Each year, the school of journalism at Michigan State holds an awards ceremony to honor the student journalists that make an impact both on and off campus through their work in internships, publications and other media outlets. They honor all of the school's scholarship winners for the upcoming school year and the seniors who are graduating and moving on to bigger, better-paying endeavors.
Joking aside, the school awarded over $150,000, generously donated by university and j-school alumni, to deserving students journalists from starry-eyed freshmen through hardened doctoral candidates. These students were awarded for their incredible work as writers, broadcasters, designers, reporters and photographers while employed through a number of print and online media sources.
I had the honor of receiving several awards that will soon be hung in my future classroom once they have finished their long tenure stuck to my refrigerator.
For the second consecutive year, I was announced as the recipient of the William Faulkner Scholarship. This scholarship is awarded to a student pursuing journalism education in honor of William Faulkner and the advice he gave his son, to "get an education."
I was also overjoyed to be announced as a Mary Gardner Scholar with 11 of my peers. It was an honor to be in the same group as so many of them as they are incredibly talented and hardworking in their own right.
I was inducted as a member of Kappa Tau Alpha and was announced to be the Top Scholar, or the undergraduate student with the highest GPA upon graduation. The Greek letters stand for Knowledge, Truth and Accuracy, three traits I hope to instill in my students as I take up the mantle as a journalism educator.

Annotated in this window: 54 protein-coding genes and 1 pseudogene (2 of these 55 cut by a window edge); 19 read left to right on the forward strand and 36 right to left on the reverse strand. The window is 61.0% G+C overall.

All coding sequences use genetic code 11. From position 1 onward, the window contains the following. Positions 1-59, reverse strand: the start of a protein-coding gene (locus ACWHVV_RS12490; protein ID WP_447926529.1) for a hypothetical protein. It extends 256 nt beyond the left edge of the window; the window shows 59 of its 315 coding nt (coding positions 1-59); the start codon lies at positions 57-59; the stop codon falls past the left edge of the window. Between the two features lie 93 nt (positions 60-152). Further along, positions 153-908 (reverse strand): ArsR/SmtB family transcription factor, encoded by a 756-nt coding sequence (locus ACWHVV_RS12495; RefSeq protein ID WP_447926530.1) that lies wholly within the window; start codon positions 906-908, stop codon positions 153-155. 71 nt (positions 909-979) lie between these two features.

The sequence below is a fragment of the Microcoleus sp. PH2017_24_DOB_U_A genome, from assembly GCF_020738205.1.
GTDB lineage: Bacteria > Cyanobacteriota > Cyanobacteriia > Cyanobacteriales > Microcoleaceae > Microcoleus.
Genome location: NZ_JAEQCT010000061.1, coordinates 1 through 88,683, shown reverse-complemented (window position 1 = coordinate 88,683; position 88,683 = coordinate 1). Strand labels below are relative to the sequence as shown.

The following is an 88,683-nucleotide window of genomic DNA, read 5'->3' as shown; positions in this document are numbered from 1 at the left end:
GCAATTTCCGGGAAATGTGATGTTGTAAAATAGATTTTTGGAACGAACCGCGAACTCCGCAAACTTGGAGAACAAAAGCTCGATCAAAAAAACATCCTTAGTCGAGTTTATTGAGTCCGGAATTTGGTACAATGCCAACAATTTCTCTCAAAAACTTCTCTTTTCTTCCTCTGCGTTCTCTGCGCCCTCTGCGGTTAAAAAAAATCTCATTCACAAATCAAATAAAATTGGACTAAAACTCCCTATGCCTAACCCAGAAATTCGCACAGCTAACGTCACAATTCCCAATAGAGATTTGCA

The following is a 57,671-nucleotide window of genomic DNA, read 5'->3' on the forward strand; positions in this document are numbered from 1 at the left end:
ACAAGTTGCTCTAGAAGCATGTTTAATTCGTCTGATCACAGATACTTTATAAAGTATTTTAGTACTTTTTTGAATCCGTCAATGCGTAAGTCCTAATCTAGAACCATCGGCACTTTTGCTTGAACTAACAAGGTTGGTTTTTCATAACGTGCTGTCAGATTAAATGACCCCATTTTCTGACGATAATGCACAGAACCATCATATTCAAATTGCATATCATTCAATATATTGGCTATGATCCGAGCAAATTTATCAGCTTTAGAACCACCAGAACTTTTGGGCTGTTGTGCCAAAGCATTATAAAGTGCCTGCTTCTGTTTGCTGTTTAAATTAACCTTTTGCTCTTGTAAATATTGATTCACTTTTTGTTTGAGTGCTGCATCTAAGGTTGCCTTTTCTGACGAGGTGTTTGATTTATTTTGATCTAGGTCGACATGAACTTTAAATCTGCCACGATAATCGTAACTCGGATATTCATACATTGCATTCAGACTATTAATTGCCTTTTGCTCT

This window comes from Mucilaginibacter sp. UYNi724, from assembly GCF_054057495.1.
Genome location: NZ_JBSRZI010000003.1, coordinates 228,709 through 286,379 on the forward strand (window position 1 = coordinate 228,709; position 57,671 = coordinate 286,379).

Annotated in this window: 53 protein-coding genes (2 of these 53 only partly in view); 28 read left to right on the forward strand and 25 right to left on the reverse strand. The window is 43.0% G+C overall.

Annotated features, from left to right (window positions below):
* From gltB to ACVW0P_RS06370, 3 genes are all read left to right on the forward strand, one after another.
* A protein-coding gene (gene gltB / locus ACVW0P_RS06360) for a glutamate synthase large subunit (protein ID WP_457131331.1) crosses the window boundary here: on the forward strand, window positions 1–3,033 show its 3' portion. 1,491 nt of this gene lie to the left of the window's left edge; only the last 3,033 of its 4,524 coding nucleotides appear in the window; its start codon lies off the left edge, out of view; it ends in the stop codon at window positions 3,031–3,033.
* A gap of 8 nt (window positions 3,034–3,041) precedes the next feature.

Finally, I was awarded the highest honor that a senior can receive at the Michigan State University School of Journalism, outstanding senior. This award is voted on by all the staff at the school of journalism and it honors one-to-two graduating seniors that "excel in scholarly and journalistic activities throughout his or her undergraduate program."
This particular award afforded me a two-minute speech to address the faculty and my peers at the school. Thankfully, I was able to recite the third section of my biography, dedicated to my incredible professors that pushed me and inspired me to strive for more than I imagined I could accomplish at the school of journalism:
"Cody has a great deal of thanks to give to his professors at the school of journalism for the past four years. Without Cheryl Pell's intensely keen eye for detail and typography, Joe Grimm's innovative and occasionally questionable AP style teaching methods, Jeremy Steele's awe-inspiring dedication to getting it right the first time, Darcy Greene's bar-setting photography and visual communication skills, Jen Ware's passion for both education and communication, Karl Gude's flawless handle of the combination of creativity and collaboration in a class of nearly 400 students, and many, many more, Cody would not be the journalist or educator he is today."
I was also able to thank and honor the other student journalists that received their awards. I am so blessed that I have so many incredible talented peers that I can call on in the future to help me teach my students how to be the most upstanding, progressive and ethical journalists that any student body has ever seen. Being named the outstanding senior is one thing, but being able to call on my friends for advice on any journalism topic that I can ever consider teaching is infinitely more valuable.
And if you're reading this, thank you. These awards are a reflection of the incredibly inspiring work that you do every day. I cannot wait to see what the next chapter of my life entails as I move on to that bigger, better, slightly-worse paying job as the student adviser at Grand Ledge High School beginning next fall.
Cody T. Harrell